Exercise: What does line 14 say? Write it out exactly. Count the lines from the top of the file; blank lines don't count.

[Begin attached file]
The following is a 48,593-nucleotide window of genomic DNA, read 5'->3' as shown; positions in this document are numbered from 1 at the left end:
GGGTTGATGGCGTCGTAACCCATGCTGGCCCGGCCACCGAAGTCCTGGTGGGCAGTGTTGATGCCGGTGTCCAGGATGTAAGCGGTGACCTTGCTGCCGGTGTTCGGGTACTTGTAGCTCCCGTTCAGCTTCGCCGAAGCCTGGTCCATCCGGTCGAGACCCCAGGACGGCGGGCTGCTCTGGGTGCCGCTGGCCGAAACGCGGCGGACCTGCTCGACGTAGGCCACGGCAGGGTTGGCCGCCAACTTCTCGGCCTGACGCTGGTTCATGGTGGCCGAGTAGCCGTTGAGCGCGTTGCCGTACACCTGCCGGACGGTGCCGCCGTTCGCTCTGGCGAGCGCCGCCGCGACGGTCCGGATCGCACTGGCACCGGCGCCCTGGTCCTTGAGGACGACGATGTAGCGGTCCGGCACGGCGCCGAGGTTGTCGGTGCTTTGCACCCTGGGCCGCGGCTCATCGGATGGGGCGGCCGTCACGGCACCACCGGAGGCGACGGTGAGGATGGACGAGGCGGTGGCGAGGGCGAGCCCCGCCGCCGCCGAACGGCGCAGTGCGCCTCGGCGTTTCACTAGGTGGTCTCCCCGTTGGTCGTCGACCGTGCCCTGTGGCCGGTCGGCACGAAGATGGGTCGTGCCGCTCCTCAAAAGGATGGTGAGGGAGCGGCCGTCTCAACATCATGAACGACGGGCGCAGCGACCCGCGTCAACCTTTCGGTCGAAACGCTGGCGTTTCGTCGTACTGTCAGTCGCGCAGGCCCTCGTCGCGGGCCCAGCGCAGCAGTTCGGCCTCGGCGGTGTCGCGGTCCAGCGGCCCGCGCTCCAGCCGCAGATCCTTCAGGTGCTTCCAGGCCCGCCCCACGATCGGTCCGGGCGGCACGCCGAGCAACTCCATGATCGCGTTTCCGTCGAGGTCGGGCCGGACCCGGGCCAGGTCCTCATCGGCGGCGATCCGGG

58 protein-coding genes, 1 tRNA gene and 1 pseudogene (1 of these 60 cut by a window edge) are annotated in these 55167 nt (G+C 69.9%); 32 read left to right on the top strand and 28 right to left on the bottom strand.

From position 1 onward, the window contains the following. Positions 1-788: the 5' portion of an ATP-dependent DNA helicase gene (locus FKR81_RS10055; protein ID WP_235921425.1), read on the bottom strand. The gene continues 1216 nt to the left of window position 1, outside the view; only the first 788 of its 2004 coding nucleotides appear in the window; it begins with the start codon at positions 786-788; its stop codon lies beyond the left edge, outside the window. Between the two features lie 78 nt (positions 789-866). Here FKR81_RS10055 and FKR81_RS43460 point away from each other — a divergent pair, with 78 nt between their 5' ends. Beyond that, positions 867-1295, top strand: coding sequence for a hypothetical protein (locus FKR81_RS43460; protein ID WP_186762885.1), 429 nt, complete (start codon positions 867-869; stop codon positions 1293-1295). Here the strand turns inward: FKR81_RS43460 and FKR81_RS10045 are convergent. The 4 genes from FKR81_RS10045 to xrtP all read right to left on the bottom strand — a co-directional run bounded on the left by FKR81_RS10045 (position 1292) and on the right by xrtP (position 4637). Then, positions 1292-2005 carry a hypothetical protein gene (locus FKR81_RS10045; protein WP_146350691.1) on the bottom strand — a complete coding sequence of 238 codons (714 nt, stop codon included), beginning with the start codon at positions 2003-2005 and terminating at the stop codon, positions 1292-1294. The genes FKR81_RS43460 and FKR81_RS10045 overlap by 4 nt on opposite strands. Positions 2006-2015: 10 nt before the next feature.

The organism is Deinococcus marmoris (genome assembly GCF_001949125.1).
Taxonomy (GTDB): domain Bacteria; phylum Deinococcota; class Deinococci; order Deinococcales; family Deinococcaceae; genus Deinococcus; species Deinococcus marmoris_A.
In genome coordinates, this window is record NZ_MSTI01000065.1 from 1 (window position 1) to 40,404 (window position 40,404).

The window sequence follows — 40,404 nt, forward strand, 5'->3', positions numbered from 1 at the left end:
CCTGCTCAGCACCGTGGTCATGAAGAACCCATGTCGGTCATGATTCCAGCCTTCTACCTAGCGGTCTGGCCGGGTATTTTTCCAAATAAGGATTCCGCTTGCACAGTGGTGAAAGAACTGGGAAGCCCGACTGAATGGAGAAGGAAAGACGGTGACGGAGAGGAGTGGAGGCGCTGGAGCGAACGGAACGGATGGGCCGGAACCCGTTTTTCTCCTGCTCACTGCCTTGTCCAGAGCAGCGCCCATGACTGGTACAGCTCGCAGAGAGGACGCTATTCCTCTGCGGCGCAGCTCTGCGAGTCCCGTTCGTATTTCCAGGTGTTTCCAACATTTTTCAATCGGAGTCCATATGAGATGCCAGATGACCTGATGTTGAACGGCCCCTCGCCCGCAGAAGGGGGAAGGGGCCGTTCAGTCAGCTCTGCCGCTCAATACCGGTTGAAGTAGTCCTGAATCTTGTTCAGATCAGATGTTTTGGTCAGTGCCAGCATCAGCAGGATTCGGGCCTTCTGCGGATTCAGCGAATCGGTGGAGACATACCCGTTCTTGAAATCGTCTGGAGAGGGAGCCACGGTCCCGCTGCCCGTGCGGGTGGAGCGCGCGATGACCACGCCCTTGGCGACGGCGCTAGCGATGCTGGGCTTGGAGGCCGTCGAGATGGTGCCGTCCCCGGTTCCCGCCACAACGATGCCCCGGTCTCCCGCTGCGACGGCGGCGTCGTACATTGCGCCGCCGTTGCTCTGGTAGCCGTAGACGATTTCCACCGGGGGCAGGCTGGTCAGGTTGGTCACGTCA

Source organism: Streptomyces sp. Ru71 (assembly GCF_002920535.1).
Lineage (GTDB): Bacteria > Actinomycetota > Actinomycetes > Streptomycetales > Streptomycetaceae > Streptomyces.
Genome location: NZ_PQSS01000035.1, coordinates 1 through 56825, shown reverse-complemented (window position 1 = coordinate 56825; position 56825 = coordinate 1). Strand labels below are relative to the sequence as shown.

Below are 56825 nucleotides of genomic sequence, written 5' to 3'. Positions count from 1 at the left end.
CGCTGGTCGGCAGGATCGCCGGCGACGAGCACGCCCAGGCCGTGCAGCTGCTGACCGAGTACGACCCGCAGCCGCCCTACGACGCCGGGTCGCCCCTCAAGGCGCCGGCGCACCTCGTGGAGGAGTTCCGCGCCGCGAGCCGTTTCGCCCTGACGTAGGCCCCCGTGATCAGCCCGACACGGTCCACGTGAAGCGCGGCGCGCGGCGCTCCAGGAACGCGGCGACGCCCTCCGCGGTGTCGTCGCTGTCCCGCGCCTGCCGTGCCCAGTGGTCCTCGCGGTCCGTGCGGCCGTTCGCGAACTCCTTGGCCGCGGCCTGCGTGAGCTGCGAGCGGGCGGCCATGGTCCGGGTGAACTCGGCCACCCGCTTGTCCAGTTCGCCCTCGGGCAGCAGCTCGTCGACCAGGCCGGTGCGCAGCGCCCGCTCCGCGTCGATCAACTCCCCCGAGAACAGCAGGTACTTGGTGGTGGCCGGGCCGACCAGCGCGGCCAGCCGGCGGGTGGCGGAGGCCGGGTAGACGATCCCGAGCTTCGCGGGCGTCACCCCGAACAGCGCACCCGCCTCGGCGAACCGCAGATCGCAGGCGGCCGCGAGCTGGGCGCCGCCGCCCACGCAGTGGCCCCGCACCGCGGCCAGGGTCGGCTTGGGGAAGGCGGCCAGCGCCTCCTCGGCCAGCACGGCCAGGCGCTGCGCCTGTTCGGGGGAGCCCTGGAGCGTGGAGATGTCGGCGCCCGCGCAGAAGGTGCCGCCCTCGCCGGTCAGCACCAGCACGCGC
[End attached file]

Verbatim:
CGCTGGTCGGCAGGATCGCCGGCGACGAGCACGCCCAGGCCGTGCAGCTGCTGACCGAGTACGACCCGCAGCCGCCCTACGACGCCGGGTCGCCCCTCAAGGCGCCGGCGCACCTCGTGGAGGAGTTCCGCGCCGCGAGCCGTTTCGCCCTGACGTAGGCCCCCGTGATCAGCCCGACACGGTCCACGTGAAGCGCGGCGCGCGGCGCTCCAGGAACGCGGCGACGCCCTCCGCGGTGTCGTCGCTGTCCCGCGCCTGCCGTGCCCAGTGGTCCTCGCGGTCCGTGCGGCCGTTCGCGAACTCCTTGGCCGCGGCCTGCGTGAGCTGCGAGCGGGCGGCCATGGTCCGGGTGAACTCGGCCACCCGCTTGTCCAGTTCGCCCTCGGGCAGCAGCTCGTCGACCAGGCCGGTGCGCAGCGCCCGCTCCGCGTCGATCAACTCCCCCGAGAACAGCAGGTACTTGGTGGTGGCCGGGCCGACCAGCGCGGCCAGCCGGCGGGTGGCGGAGGCCGGGTAGACGATCCCGAGCTTCGCGGGCGTCACCCCGAACAGCGCACCCGCCTCGGCGAACCGCAGATCGCAGGCGGCCGCGAGCTGGGCGCCGCCGCCCACGCAGTGGCCCCGCACCGCGGCCAGGGTCGGCTTGGGGAAGGCGGCCAGCGCCTCCTCGGCCAGCACGGCCAGGCGCTGCGCCTGTTCGGGGGAGCCCTGGAGCGTGGAGATGTCGGCGCCCGCGCAGAAGGTGCCGCCCTCGCCGGTCAGCACCAGCACGCGC